In September I preached a series of messages called “Arguments in the Bible.” In case you missed it then, I want to share the basic idea, and then to talk a little about what it has to do with us today.
Contrary to what many people think about the Bible, it was not originally meant as a single book, and it doesn’t offer just one consistent set of judgments. A closer look reveals quite the opposite: writers who disagree with each other, and who both believe they’re speaking for God. So Isaiah and Jeremiah thought that the Temple should allow non-Jews (gentiles) to be included in worship, while Ezra, Nehemiah, and several historical writers, believed that only ethnic Jews could be included in the covenant. Peter and James and the writer of Revelation believed that only Jews should be included in the Christian faith, and that they all had to follow the whole Old Testament Law. Meanwhile, Paul and Luke and Matthew believed the opposite: no Law, and everyone is welcome. John the gospel writer believed that Jesus was divine. The other gospel writers apparently didn’t.
It’s not as if we’re the first generation to notice all these arguments going on in Scripture. But about a hundred years ago, some Christians decided to believe that the Bible only gives one answer to each question, and that’s that. They decided to believe that the only way the Bible can be God’s Word is if it always agrees with itself. Face it, you can only make it all agree if you cover your eyes on half the pages!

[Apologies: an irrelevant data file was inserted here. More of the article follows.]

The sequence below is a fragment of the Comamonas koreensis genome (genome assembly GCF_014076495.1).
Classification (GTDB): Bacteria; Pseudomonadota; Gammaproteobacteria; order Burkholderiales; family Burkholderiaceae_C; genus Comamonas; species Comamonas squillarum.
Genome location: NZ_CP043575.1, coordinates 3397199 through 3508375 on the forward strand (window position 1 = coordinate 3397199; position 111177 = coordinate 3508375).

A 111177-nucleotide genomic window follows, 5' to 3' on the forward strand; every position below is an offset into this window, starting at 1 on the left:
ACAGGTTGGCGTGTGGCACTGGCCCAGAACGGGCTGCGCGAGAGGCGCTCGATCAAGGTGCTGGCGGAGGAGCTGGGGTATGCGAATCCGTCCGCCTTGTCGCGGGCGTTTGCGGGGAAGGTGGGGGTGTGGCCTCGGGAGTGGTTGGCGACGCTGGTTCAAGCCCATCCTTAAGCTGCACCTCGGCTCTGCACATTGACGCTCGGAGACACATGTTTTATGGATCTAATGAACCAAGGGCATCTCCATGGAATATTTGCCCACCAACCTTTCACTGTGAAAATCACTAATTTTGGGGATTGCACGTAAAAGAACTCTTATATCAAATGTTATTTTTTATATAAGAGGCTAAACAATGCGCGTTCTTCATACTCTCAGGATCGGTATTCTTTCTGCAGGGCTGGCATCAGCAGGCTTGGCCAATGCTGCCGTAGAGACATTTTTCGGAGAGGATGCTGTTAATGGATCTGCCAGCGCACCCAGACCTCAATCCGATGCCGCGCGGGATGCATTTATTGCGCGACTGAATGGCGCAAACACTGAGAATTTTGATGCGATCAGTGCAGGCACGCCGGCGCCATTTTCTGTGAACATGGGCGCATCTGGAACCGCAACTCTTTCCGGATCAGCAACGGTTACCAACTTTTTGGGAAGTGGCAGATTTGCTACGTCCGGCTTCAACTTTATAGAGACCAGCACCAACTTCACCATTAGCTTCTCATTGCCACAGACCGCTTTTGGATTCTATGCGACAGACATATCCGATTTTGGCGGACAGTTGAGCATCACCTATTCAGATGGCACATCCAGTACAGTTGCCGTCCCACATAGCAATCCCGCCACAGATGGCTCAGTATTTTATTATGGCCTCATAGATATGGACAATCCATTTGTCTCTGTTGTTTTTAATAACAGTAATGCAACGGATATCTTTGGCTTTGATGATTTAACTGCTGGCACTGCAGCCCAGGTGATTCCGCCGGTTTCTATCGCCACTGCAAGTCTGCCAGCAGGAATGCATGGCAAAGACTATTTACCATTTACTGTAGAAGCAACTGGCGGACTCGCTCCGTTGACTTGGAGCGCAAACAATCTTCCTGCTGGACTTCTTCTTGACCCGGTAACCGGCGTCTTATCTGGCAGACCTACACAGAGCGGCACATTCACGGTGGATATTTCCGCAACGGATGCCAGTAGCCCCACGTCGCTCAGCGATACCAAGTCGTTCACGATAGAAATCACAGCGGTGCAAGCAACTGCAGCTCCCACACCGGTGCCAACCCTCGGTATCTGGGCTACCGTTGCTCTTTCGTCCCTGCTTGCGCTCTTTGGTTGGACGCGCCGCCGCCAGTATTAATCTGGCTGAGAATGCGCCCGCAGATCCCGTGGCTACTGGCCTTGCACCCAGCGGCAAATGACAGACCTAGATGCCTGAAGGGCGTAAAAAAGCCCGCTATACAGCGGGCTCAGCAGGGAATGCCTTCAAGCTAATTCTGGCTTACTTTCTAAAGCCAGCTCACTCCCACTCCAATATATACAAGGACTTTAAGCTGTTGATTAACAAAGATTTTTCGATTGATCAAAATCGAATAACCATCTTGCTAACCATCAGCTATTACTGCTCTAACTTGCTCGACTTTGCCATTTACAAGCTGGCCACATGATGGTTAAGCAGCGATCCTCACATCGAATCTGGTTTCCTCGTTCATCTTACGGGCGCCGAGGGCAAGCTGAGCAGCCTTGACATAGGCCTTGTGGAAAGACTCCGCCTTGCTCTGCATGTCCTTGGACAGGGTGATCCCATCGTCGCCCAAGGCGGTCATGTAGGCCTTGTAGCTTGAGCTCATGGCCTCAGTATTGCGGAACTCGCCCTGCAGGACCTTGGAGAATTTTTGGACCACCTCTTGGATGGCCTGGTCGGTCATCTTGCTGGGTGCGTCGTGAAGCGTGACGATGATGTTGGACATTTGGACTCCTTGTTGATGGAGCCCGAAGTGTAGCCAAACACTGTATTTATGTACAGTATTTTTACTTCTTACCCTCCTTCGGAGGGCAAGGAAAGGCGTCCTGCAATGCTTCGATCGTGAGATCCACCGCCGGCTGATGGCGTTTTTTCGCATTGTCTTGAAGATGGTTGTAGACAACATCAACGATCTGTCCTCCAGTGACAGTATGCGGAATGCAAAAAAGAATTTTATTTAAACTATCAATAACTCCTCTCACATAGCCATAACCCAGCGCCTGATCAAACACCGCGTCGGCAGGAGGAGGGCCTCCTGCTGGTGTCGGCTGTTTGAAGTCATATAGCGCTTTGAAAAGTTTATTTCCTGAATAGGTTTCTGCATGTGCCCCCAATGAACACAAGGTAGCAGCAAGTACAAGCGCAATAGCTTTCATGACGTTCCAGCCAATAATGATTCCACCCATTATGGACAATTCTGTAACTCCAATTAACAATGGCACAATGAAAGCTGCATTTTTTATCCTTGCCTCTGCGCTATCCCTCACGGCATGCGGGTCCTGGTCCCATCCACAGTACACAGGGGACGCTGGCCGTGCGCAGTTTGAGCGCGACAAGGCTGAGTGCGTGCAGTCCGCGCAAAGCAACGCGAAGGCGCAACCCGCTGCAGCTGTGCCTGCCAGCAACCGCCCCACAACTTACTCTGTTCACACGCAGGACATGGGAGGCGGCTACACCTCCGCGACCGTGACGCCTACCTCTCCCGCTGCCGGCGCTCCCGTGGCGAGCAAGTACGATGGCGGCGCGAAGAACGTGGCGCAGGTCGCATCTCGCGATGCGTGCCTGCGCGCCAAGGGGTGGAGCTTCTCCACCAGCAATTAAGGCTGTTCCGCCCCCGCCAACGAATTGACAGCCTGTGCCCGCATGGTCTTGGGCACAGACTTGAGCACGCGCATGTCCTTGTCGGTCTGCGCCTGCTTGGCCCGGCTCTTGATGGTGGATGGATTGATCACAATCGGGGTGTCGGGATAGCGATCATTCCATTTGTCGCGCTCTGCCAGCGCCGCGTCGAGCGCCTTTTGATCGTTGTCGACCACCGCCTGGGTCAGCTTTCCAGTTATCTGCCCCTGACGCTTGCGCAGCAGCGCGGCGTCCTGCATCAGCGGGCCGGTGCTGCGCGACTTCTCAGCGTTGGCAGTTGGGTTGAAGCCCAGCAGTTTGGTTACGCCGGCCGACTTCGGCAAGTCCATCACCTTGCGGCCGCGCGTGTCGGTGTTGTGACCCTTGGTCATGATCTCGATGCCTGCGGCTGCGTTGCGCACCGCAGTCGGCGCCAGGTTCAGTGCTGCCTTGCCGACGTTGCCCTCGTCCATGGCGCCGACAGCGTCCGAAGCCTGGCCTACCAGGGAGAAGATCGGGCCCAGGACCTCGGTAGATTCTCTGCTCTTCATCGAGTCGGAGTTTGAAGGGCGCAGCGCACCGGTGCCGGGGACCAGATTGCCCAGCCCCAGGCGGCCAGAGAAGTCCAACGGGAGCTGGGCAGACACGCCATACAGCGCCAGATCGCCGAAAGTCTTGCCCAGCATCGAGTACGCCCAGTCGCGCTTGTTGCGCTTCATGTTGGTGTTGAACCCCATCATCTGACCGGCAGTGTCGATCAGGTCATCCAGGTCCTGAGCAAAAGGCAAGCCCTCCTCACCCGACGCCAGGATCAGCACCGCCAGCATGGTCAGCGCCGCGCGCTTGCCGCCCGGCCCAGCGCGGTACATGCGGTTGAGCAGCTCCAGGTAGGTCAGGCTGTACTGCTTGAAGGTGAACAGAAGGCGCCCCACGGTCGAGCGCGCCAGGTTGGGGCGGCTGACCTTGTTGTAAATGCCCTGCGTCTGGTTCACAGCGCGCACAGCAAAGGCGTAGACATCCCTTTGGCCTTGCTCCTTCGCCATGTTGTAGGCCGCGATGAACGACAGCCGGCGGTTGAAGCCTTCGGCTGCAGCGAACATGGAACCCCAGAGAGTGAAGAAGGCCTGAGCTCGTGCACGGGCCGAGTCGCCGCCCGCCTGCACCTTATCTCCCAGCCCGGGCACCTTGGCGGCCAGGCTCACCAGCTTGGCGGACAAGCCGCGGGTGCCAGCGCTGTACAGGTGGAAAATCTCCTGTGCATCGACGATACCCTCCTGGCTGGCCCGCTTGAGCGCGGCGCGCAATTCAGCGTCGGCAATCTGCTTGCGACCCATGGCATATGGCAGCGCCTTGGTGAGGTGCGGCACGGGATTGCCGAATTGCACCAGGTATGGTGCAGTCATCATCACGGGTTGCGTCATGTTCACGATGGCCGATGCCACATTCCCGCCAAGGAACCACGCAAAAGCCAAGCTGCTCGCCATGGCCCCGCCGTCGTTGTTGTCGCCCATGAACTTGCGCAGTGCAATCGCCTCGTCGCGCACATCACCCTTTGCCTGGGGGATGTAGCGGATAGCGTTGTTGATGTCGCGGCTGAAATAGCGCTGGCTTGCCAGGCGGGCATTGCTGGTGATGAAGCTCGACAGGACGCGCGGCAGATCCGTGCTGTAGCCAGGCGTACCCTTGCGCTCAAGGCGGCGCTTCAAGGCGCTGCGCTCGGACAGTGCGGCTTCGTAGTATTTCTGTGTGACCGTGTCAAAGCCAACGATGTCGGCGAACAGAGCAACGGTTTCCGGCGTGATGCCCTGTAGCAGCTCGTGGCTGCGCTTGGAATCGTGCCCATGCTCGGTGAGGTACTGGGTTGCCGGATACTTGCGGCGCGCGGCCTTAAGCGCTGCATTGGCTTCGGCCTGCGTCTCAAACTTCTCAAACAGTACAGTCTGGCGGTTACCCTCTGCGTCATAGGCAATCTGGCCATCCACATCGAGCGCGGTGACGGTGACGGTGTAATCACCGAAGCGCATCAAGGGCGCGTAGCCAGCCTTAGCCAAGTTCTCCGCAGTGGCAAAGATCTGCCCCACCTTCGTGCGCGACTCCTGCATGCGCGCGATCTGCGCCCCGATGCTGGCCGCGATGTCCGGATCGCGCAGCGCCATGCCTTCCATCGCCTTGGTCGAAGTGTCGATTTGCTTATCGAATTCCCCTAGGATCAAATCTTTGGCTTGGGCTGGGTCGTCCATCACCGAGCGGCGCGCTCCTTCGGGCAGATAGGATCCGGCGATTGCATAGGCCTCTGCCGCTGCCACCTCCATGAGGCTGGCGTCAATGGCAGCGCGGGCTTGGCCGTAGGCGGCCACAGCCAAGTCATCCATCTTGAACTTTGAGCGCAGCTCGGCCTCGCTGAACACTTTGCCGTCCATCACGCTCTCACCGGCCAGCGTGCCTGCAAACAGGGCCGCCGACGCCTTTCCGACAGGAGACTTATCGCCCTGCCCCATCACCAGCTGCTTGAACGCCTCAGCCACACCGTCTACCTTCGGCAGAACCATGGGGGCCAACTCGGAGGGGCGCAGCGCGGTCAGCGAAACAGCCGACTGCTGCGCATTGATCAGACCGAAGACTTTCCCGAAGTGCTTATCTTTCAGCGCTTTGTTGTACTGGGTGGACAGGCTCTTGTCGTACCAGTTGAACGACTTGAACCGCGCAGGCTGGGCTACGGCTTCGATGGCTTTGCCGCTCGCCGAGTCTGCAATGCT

Perhaps surprisingly, I want to celebrate the disagreements in Scripture. They tell me that our ancestors in the faith have given us something much more exciting than a list of rules or simple guidelines. Instead, they’ve given us a lively discussion, and asked us to carry it on.
What does this have to do with us today? Well, among other things, it means that we are allowed and expected to disagree with each other! If we never disagree, it may mean that we’re not thinking. Christians are arguing about plenty of things these days: the acceptance of gender and sexual minorities, the right approach to Israel and Palestine, and other disagreements, about what God intends for us, whether there’s a hell, whether God wants us to be wealthy, and much more. What a boring world this would be if we all agreed! What a blessing that we have inherited a lively conversation, rather than a set of settled issues!